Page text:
Project Description

A Holiday home on a hill in a mixed rubber / Tea plantation. The project mostly uses materials drawn from the immediate environment. It was built by local estate mason. The building is purposely buried into the hill to avoid a front and a back. The entrance tunnel to the inner court yard rises vertically to the upper level. The original excavated stone now exposed is the centerpiece in the courtyard. The excavated stone is used throughout the construction of the courtyard and the building. Rainwater deposited in the central courtyard is collected in a pond and diverted to collection. Being in a plantation the low erosion protection dry walling gradually rise up to carry the building. The building is kept simple as it would be foolish to compete with, but celebrate the changing view.

Horana 2
Horana house
Horana house copy
Hoarana house copy

Building Details

Private Residence

New building project

12,000 (includes area of the estate that the residence sits within) m²


508 m²

508 m²

EURO 60,300

EURO 120



Project Team

ADV Consultants Pvt Ltd

Mr. Sumathipala - Labour contractor

Eng. Wasantha Chandrathilake

Archt. Ashley de Vos

FSLIA, RIBA. Chartered Architect, Landscape Architect and Conservation and Heritage Management, Faculty Member - University of Moratuwa, International Centre for Conservation, Rome (ICCROM) and ACCU (Nara, Japan). Director Conservation to the Jetavana Monastery Conservation Project. An advisor to the Government of India on tourism development of the Northern Buddhist Sites. Past President of ICOMOS (Sri Lanka) and Wildlife & Nature Protection Society of Sri Lanka. Awardee, South Asian Architect of the Year and Sri Lanka Institute of Architects (SLIA) Special Life Time Award of Excellence. Honoured with national awards of Vidya Jyothi and Deshamanya.

Archt. Ashley de Vos

Archt. Ashley de Vos

Climate Analysis

A popular area for plantation activity. A regular water supply in the valley. Exposed to South West monsoon and inter monsoonal rains. The environment could be hot during the day and cold at night.

House on a hill  horana

Design Approach

The building has no front or back. Excavation into the hill permits on arrival at upper level, the celebration of a 360 deg view. The rising sun and that includes Adams peak in the morning and the setting sun and Colombo city in the evening. Undulations in the retaining walls are meant to reflect and imitate the hills in the distance. The dry walls normally used to control erosion grow in height to become the walls of the building. Walls are integrated into the existing environment.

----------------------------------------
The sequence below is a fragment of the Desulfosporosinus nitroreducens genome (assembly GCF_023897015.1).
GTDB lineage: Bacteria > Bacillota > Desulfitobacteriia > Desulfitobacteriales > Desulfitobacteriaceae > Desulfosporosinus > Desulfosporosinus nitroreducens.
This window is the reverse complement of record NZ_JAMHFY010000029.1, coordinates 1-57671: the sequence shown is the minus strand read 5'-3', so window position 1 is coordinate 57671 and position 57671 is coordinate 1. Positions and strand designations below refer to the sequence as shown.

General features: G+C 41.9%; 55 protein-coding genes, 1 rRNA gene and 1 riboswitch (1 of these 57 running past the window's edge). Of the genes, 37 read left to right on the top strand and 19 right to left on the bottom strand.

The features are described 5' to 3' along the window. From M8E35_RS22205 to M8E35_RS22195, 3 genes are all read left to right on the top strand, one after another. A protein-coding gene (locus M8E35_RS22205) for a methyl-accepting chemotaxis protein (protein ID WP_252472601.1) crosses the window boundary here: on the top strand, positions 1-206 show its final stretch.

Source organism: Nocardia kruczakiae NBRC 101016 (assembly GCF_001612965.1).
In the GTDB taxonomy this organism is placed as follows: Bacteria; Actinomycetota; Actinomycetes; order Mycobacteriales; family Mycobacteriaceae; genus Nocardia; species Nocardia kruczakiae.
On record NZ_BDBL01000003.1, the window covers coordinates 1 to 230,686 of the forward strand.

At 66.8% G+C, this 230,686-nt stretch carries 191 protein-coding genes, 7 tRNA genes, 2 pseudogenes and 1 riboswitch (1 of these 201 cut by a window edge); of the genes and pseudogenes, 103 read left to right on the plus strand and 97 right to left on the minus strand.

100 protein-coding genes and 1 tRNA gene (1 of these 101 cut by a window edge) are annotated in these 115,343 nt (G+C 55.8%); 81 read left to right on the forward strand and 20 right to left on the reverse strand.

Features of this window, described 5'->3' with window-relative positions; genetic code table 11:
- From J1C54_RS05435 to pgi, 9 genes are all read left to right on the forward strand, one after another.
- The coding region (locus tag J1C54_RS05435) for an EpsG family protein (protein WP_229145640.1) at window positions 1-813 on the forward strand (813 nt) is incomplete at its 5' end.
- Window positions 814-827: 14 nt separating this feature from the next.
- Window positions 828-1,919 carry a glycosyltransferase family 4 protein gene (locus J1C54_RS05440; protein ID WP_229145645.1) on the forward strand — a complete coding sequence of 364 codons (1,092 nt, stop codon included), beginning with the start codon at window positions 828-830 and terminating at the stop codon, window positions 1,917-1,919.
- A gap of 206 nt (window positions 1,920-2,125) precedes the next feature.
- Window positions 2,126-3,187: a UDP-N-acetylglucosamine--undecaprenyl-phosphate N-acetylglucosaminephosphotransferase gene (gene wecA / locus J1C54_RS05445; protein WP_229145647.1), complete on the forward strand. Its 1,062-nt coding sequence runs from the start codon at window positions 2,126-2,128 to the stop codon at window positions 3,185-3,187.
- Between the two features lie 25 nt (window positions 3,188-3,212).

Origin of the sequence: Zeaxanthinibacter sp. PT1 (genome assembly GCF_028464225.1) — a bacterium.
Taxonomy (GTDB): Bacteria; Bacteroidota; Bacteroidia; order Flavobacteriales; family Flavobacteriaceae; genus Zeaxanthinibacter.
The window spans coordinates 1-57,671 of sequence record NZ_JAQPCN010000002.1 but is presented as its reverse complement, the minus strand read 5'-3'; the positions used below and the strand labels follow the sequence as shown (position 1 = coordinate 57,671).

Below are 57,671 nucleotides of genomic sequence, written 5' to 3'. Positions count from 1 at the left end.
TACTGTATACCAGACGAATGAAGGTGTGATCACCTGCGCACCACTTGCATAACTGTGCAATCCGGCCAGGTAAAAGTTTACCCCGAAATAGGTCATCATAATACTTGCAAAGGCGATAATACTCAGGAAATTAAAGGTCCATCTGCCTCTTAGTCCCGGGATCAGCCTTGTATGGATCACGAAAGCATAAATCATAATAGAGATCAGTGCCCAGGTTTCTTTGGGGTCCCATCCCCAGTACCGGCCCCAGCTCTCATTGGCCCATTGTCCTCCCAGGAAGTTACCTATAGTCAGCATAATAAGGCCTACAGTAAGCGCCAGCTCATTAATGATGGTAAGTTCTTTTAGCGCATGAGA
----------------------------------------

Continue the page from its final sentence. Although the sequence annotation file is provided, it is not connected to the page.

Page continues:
All walls are protected from the direct sun. Through ventilation is used extensively and the owners complain that the inside of the building is cold during the night. Disintegrated rock excavated from the site used for all walling material. Exposed on outside and parts plastered on inside. Some walls are in brick left exposed.


Special Feature

Designed for natural light, the deep eaves of the roof provide shading for fenestration and walls.

Rain water collected / diverted for irrigation purposes.

The whole building works on a carefully thought out cross ventilation system. All spaces naturally ventilated. The wind from the land as well as the sea is carefully chanelled in to the inner space.

Disintegrated rock excavated from the site used for all walling material.

The project sits inside the hill and is totally protected. Colours are meant to blend not stand out. The forest of endemic trees planted at the entrance are now grown. Shields the building from the North and it also provides privacy for the swimming pool.

Only traditional methods of construction have been used.

Building Material

RCC frame structure, with load bearing random rubble retaining walls and walls.

Random rubble retaining walls and RCC frame structure, become both foundation and wall.

Disintegrated rock exposed on the outside plastered on inside. The load bearing structure is material obtained from the site itself.

Timber framed, single glazed doors, french windows and windows, include a timber slat louver above, allowing ventilation.

Cement floating finished smooth for verandahs. Terracotta tiles for interior spaces. Both surfaces are polished.

Finishes are kept natural. Kept fair-face in more public areas.

Timber sub frames/ precast concrete tiles, weight required to prevent tile lift off due to wind.

The pool is incorporated into the primary structure that grows to out of the hill.

Energy systems

Bulbs are CFLs. All light shades have been designed by architect and manufactured by the local blacksmith.

Exterior lights use CFLs with timer switch controls in selected areas.

Celing fans form the primary means of enhancing natural ventilation within the interiors.



Exterior lights use CFLs with timer switch controls in selected areas. Hot water is provided by solar heaters

Net metering was not available at the time of construction. But it is now been considered.

Lessons Learned

"Very successful project. Loved by all who visits" - Archt. Ashley de Vos

The owners are very proud of what has been created for them. The envy of their friends.

So far no major issues. Care taken to ensure that rain water is taken to collection and disposed.